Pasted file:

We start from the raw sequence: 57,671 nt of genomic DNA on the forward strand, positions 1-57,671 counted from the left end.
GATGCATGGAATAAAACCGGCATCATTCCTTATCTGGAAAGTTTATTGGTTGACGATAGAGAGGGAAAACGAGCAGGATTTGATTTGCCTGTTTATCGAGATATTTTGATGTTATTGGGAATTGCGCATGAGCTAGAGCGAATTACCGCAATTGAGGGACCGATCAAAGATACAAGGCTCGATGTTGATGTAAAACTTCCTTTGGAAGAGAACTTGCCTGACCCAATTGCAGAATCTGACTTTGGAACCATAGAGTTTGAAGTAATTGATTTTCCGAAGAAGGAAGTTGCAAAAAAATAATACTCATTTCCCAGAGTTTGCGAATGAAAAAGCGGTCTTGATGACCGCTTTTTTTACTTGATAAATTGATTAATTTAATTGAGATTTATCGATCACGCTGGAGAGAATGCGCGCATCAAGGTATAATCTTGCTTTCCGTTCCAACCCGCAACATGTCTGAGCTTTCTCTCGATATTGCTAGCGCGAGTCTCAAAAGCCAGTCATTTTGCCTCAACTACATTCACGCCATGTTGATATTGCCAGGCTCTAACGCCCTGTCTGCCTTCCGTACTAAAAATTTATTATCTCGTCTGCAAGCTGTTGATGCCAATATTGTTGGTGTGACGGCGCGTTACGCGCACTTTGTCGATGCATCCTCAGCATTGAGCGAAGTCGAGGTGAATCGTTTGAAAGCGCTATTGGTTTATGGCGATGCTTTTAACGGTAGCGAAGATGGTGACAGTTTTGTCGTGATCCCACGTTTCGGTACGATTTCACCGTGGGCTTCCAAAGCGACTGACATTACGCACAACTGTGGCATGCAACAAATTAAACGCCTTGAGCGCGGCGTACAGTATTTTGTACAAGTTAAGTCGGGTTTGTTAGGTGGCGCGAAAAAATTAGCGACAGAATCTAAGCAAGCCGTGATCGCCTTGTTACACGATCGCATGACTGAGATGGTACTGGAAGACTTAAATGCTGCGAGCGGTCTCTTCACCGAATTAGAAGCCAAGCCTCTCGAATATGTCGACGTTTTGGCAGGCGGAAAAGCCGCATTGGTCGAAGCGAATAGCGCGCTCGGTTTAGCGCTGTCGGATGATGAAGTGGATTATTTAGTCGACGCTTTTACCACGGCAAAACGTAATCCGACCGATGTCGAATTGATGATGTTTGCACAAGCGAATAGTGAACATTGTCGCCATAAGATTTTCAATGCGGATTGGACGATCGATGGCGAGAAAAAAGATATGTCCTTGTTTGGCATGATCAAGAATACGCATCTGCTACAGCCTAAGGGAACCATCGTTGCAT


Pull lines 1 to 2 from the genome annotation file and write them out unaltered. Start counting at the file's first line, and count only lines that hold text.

We start from the raw sequence: 57,671 nt of genomic DNA on the forward strand, positions 1-57,671 counted from the left end.
GATGCATGGAATAAAACCGGCATCATTCCTTATCTGGAAAGTTTATTGGTTGACGATAGAGAGGGAAAACGAGCAGGATTTGATTTGCCTGTTTATCGAGATATTTTGATGTTATTGGGAATTGCGCATGAGCTAGAGCGAATTACCGCAATTGAGGGACCGATCAAAGATACAAGGCTCGATGTTGATGTAAAACTTCCTTTGGAAGAGAACTTGCCTGACCCAATTGCAGAATCTGACTTTGGAACCATAGAGTTTGAAGTAATTGATTTTCCGAAGAAGGAAGTTGCAAAAAAATAATACTCATTTCCCAGAGTTTGCGAATGAAAAAGCGGTCTTGATGACCGCTTTTTTTACTTGATAAATTGATTAATTTAATTGAGATTTATCGATCACGCTGGAGAGAATGCGCGCATCAAGGTATAATCTTGCTTTCCGTTCCAACCCGCAACATGTCTGAGCTTTCTCTCGATATTGCTAGCGCGAGTCTCAAAAGCCAGTCATTTTGCCTCAACTACATTCACGCCATGTTGATATTGCCAGGCTCTAACGCCCTGTCTGCCTTCCGTACTAAAAATTTATTATCTCGTCTGCAAGCTGTTGATGCCAATATTGTTGGTGTGACGGCGCGTTACGCGCACTTTGTCGATGCATCCTCAGCATTGAGCGAAGTCGAGGTGAATCGTTTGAAAGCGCTATTGGTTTATGGCGATGCTTTTAACGGTAGCGAAGATGGTGACAGTTTTGTCGTGATCCCACGTTTCGGTACGATTTCACCGTGGGCTTCCAAAGCGACTGACATTACGCACAACTGTGGCATGCAACAAATTAAACGCCTTGAGCGCGGCGTACAGTATTTTGTACAAGTTAAGTCGGGTTTGTTAGGTGGCGCGAAAAAATTAGCGACAGAATCTAAGCAAGCCGTGATCGCCTTGTTACACGATCGCATGACTGAGATGGTACTGGAAGACTTAAATGCTGCGAGCGGTCTCTTCACCGAATTAGAAGCCAAGCCTCTCGAATATGTCGACGTTTTGGCAGGCGGAAAAGCCGCATTGGTCGAAGCGAATAGCGCGCTCGGTTTAGCGCTGTCGGATGATGAAGTGGATTATTTAGTCGACGCTTTTACCACGGCAAAACGTAATCCGACCGATGTCGAATTGATGATGTTTGCACAAGCGAATAGTGAACATTGTCGCCATAAGATTTTCAATGCGGATTGGACGATCGATGGCGAGAAAAAAGATATGTCCTTGTTTGGCATGATCAAGAATACGCATCTGCTACAGCCTAAGGGAACCATCGTTGCAT